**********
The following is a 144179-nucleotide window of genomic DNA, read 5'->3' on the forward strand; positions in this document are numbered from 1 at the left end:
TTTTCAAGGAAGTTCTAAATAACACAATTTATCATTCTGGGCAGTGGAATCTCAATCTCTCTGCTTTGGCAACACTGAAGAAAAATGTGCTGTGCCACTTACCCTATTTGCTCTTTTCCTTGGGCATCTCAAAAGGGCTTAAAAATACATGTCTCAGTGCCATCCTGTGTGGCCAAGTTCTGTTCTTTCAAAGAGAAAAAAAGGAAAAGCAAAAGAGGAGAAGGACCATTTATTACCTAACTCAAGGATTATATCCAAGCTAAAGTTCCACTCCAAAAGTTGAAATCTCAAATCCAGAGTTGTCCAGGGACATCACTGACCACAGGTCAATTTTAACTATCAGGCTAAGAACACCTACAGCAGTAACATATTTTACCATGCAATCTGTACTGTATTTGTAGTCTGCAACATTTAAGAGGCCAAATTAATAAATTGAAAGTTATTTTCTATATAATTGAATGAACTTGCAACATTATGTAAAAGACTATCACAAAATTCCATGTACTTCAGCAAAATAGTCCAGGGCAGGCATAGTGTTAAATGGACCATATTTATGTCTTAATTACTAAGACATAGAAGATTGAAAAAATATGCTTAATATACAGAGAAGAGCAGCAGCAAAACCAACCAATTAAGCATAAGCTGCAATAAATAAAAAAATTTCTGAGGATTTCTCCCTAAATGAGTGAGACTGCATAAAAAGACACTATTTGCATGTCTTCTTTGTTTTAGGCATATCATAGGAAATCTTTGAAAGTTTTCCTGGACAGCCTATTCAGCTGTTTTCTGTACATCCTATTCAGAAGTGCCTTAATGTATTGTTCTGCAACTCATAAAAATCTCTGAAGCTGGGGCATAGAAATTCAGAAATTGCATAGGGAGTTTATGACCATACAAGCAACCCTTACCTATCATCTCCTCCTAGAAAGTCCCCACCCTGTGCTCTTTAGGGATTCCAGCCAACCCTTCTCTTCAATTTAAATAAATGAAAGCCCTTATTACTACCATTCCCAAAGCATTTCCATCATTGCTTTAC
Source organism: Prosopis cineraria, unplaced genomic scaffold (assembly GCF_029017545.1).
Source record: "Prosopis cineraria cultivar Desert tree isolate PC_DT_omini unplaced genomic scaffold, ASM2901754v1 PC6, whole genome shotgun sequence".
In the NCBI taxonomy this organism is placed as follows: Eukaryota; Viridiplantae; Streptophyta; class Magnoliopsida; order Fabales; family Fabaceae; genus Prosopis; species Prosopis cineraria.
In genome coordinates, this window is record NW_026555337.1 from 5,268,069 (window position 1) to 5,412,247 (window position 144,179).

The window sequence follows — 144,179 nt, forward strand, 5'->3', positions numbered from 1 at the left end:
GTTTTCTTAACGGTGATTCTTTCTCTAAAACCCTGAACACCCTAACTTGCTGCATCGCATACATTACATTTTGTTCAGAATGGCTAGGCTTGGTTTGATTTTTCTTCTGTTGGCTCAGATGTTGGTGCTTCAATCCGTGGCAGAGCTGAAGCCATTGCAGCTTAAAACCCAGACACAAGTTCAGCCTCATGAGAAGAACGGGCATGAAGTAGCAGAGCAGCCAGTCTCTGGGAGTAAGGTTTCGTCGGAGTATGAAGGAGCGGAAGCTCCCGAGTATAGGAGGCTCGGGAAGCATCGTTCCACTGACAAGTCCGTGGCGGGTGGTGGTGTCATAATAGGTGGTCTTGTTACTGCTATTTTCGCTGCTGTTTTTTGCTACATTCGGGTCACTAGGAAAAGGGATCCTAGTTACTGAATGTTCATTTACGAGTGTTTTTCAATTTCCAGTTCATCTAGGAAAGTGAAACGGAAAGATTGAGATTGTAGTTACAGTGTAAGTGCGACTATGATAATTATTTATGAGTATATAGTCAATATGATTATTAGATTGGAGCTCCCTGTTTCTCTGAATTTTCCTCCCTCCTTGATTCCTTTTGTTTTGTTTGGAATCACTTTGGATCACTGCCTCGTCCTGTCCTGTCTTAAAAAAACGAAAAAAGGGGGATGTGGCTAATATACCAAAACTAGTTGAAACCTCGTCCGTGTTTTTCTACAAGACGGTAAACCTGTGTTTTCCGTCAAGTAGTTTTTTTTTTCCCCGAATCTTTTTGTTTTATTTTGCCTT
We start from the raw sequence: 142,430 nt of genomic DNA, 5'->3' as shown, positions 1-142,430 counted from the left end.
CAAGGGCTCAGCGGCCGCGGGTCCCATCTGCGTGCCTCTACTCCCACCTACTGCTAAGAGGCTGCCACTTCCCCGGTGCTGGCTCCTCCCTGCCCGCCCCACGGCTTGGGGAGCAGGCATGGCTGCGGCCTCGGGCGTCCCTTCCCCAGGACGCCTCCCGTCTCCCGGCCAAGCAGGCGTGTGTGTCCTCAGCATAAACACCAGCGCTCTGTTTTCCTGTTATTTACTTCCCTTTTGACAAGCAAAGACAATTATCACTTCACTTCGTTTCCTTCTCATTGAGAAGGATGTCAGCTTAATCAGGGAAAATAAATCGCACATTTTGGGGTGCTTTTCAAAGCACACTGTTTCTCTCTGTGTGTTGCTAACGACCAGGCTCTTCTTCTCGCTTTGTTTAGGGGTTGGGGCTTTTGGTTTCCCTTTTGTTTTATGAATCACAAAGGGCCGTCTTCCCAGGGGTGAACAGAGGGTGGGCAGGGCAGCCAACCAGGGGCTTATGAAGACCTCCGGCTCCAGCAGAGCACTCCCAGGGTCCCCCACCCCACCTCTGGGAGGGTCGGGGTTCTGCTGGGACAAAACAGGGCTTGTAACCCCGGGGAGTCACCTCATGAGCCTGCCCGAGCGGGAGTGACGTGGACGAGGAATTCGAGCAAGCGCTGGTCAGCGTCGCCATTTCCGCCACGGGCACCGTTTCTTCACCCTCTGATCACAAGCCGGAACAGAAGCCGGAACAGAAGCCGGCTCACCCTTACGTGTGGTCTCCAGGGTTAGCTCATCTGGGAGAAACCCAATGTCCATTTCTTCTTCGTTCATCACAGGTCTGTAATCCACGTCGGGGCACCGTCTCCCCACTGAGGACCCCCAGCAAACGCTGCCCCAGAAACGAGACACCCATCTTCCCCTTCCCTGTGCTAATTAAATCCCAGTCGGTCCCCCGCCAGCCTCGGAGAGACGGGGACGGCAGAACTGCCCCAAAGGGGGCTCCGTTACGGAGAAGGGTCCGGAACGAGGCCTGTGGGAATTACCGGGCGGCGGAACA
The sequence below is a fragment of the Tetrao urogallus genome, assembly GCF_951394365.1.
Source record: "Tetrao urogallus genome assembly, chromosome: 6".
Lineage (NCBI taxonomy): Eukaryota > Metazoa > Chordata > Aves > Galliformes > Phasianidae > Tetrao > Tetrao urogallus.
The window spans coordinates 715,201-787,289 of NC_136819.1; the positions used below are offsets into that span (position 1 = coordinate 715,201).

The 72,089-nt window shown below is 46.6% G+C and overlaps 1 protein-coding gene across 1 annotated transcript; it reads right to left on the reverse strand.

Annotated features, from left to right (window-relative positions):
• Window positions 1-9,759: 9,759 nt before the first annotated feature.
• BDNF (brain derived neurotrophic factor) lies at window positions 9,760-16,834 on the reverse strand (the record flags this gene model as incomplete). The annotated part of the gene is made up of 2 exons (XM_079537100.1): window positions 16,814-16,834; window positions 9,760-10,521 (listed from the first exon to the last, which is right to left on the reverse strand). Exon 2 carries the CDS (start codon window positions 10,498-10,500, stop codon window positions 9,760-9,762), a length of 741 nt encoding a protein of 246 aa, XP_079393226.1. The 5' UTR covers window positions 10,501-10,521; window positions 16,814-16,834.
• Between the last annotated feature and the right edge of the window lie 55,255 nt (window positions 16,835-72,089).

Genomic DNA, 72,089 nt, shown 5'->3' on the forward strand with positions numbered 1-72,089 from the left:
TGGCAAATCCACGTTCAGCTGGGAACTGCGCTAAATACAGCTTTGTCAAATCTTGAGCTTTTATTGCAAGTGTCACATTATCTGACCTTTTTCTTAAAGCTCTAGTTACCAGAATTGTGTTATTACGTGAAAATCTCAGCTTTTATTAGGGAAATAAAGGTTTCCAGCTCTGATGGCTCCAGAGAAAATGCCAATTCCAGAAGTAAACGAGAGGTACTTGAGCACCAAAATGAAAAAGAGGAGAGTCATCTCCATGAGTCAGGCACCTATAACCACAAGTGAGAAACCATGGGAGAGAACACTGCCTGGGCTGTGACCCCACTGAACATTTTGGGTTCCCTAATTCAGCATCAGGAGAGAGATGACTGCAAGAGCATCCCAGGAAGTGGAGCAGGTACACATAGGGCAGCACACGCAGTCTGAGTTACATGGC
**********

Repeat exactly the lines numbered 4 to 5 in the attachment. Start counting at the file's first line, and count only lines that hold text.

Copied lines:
Source record: "Prosopis cineraria cultivar Desert tree isolate PC_DT_omini unplaced genomic scaffold, ASM2901754v1 PC6, whole genome shotgun sequence".
In the NCBI taxonomy this organism is placed as follows: Eukaryota; Viridiplantae; Streptophyta; class Magnoliopsida; order Fabales; family Fabaceae; genus Prosopis; species Prosopis cineraria.